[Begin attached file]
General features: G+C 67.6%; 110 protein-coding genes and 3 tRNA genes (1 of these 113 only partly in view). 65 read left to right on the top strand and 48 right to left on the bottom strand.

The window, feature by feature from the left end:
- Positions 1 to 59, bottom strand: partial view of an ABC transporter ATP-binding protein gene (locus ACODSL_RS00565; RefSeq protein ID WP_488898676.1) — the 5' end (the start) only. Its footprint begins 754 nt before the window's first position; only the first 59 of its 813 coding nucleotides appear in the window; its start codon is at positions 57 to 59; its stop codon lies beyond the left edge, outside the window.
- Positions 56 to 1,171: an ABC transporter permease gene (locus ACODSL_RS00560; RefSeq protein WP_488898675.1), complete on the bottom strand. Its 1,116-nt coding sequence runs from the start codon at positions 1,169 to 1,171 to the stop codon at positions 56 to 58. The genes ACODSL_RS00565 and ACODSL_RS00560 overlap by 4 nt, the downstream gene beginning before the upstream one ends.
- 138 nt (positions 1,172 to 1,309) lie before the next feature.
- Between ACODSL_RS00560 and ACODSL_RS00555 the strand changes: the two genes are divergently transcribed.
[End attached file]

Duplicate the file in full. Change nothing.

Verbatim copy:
General features: G+C 67.6%; 110 protein-coding genes and 3 tRNA genes (1 of these 113 only partly in view). 65 read left to right on the top strand and 48 right to left on the bottom strand.

The window, feature by feature from the left end:
- Positions 1 to 59, bottom strand: partial view of an ABC transporter ATP-binding protein gene (locus ACODSL_RS00565; RefSeq protein ID WP_488898676.1) — the 5' end (the start) only. Its footprint begins 754 nt before the window's first position; only the first 59 of its 813 coding nucleotides appear in the window; its start codon is at positions 57 to 59; its stop codon lies beyond the left edge, outside the window.
- Positions 56 to 1,171: an ABC transporter permease gene (locus ACODSL_RS00560; RefSeq protein WP_488898675.1), complete on the bottom strand. Its 1,116-nt coding sequence runs from the start codon at positions 1,169 to 1,171 to the stop codon at positions 56 to 58. The genes ACODSL_RS00565 and ACODSL_RS00560 overlap by 4 nt, the downstream gene beginning before the upstream one ends.
- 138 nt (positions 1,172 to 1,309) lie before the next feature.
- Between ACODSL_RS00560 and ACODSL_RS00555 the strand changes: the two genes are divergently transcribed.